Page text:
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Pros and Cons of the Electoral College System

by Suleman

American Government

Question # 1

Ways in which the Supreme Court can influence the balance of power between the national government and the states in the federal system.

The Supreme Court is the tribunal in the country for all cases and controversies regarding the constitution and the laws of the state. The court guarantees equal justice to the American people under the constitution. The court performs the role of an interpreter and as the guardian of the constitution.

The state’s position to get involved in matters of central decision-making, this position has been revoked by Jurists who tend to argue that the court should not play umpire between federal and state governments, congress does not threaten any state power; however, it helps in protecting the nation. The Senate serves as an environment for the rules to preserve and express their interests.

The court has the unlimited financial capacity and is not generally an elected entity. Thus, the court has limited advantage, and it is best to leave and reserve whatever power the court has. The powers of the court should not, in any way, be affected by taking away some of the skills (Heineman et al. 45).

Pros and Cons of the Electoral College System

Question # 2

Circumstances that could make the United States change to a multiparty system.

The American people are tired of a system that seems constant with conflicts between the republicans and democrats. People say that the system is broken, and Washington does not represent the typical American’s interest.

These sentiments have left many citizens exasperated, and they want to change. They want a program that does not compel them to choose between two predetermined choices that do not reflect their individual values as people. The multiparty method is favored because it allows the participation of minor parties.

The American people love systems, which represent all the citizens. Such a system can only be found in a multiparty democracy. The American people may put pressure on the Senate, and the government as a whole to make amendments in the constitution that allows for a multiparty system.

Other people prefer the two-party form of democracy. For a while, a multiparty system gives voters many choices; it gives small fringe groups a chance to attain power because they can be highly cohesive. This can lead to small groups’ allowance with radical theology and ideas to gain control because the majority of the votes are divided among rational mainstream candidates. The two-party system has become dominant because it provides a disparity in the percentage of votes received by a third party, and the number of the legislative seats it gets as a result. The party with the most significant portion of the voters in a single district is awarded representation.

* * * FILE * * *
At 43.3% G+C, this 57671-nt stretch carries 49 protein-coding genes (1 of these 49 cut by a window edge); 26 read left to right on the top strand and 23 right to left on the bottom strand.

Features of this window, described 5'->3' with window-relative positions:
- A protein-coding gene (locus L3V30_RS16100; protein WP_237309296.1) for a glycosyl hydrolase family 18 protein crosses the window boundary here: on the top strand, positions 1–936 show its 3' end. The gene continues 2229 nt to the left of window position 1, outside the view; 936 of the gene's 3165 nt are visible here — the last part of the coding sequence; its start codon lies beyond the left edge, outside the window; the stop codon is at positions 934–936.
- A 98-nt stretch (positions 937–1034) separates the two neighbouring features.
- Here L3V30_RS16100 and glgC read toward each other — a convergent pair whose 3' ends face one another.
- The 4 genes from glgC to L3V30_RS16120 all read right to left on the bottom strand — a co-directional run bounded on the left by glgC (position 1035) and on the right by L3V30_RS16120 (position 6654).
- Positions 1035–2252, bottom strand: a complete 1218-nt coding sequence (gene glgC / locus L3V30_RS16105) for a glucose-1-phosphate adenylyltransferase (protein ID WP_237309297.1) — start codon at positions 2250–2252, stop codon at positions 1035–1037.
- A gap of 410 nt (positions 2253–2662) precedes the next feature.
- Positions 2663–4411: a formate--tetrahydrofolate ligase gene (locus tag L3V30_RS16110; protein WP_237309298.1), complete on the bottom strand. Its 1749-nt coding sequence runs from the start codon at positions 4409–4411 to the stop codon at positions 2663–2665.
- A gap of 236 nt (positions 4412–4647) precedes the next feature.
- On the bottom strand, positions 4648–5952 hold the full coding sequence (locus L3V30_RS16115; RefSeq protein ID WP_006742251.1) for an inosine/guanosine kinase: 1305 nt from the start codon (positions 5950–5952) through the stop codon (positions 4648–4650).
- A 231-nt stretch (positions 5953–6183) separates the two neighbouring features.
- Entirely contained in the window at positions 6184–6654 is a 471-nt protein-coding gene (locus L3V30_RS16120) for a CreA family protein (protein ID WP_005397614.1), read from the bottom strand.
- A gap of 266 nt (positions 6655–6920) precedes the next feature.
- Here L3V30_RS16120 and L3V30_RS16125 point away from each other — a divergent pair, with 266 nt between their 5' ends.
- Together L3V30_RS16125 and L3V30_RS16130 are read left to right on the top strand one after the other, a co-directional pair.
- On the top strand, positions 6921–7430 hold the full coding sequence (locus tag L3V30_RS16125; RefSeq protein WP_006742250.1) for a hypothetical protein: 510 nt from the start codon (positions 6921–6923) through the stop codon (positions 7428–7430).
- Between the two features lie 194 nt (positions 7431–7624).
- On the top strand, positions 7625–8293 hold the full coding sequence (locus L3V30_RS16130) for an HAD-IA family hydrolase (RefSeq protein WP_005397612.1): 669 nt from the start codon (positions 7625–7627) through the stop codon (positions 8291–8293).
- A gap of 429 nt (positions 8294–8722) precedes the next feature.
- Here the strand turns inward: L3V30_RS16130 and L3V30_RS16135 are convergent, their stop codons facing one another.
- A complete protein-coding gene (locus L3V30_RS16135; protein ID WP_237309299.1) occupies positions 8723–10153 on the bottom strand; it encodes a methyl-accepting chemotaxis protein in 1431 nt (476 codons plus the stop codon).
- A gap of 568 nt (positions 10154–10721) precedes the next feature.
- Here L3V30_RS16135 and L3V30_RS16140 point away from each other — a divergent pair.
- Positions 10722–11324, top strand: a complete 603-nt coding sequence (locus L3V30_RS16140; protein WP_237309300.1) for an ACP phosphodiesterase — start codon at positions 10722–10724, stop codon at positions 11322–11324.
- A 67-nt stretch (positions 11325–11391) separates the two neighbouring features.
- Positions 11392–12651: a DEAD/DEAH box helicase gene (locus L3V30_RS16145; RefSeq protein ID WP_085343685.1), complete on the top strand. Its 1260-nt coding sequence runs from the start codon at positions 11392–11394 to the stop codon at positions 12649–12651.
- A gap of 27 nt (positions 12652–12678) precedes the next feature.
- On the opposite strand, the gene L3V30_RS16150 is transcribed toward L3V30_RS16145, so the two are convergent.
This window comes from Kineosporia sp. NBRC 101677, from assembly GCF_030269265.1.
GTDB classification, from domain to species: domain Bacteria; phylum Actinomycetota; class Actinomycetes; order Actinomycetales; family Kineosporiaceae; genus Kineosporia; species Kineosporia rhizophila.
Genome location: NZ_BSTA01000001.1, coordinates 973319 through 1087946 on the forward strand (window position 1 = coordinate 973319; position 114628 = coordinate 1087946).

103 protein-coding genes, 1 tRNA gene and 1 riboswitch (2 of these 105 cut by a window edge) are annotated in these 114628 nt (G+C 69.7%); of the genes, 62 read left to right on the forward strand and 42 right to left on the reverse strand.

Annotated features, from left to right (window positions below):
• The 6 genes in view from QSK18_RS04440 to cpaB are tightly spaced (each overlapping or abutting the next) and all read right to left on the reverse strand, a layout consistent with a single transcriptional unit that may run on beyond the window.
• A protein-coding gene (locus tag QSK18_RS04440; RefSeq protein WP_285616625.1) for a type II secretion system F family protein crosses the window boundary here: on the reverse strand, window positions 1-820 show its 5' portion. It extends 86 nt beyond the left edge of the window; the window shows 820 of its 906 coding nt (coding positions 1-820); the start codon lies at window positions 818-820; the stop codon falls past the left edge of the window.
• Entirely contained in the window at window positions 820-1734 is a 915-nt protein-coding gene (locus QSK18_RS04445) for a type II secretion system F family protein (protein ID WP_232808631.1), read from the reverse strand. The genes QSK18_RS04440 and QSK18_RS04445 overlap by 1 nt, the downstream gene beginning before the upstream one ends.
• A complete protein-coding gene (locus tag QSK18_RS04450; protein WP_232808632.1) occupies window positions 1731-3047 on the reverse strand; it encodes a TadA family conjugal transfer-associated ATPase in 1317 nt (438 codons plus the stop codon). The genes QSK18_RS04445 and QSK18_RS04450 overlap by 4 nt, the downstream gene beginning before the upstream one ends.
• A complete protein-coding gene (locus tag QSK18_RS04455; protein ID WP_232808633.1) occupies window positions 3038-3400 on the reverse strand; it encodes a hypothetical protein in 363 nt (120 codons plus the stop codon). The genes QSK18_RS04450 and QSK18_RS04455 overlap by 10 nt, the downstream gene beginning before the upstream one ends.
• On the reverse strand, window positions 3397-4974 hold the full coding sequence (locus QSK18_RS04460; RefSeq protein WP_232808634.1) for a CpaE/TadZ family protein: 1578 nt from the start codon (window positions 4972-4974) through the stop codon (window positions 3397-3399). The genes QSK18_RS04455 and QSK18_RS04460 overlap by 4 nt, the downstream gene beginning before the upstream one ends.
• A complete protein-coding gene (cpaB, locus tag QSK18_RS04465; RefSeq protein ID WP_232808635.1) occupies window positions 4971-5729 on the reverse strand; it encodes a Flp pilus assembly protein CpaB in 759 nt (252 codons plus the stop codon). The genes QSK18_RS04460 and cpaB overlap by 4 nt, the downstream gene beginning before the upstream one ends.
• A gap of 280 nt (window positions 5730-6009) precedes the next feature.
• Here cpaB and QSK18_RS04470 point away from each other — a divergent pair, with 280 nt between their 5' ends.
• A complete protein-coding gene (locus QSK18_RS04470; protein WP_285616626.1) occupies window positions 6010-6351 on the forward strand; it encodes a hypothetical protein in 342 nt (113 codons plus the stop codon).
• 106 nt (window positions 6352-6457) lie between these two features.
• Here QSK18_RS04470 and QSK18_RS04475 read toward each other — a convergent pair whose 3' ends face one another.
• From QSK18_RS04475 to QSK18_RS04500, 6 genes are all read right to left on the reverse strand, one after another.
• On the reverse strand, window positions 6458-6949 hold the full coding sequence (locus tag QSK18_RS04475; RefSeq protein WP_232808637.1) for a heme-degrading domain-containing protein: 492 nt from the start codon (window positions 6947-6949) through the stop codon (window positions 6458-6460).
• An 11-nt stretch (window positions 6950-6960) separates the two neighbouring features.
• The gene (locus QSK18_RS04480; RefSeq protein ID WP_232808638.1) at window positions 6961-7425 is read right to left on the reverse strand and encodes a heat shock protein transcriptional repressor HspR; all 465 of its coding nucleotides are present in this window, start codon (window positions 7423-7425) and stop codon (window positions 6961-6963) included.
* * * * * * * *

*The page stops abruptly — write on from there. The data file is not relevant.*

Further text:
The two-party system gives preferential treatment to the pluralist’s winners. It does not provide any regard to the runner’s up when the percentage of votes is being translated to legislative seats (Heineman et al. 45).

Question # 3

The College of Electoral Members has been in existence for 200 years. Some individuals are critics, and they are opposed to the Electoral College system. Critics also sought to introduce changes that would abolish the college program. Other supporters are less vocal when compared to the critics, but they offer powerful arguments.

Those who object the college system argue and provide the following cons of the Electoral College system;

  1. The possibility exists of the election of a minority president- this is where there are three or even more presidential candidates such that the votes are distributed among the candidates resulting in a situation where the winning candidate did not have the majority of the ballots
  2. There exist the risks of citizens who have been dubbed “faithless” electors- this is people who make the promise of voting for a particular candidate but at the poles votes instead for another candidate.
  3. The Electoral College depresses voter turnover- all states are guaranteed a similar number of electoral votes. Regardless of the voter turnout, there are no incentives in the country that encourage voter turnout; thus, a minority of the citizens are left to decide on the electoral vote of the country.

iv. The Electoral College may fail to reflect the will of the nation. – distribution of the electoral votes seems to over-represent people from the rural areas the number of members currently determines the number of electors found in each state that it has in the house added to the name of the Senate.

The supporters of the Two-party system offer the following arguments;

  1. The two-party system provides, the cohesiveness of the country- this is by distributing popular support to the president to be elected.
  2. A two-party system improves the status of interests in the minority.
  3. The two-party system promoted the political stability of America.
  4. The two-party systems help maintain the federal system of representation and government (Heineman et al.45).

The two methods differ significantly in the way they operate, and when it comes to supporting each system gets from the citizens of America. The citizens are crying foul and need a change in the order of governance. Through this change, the people will be allowed to choose the leader who meets their expectations.

Works Cited
  • Heineman A, Steven P, and Thomas R. American government. New York: McGraw-Hill, 2005. Print.

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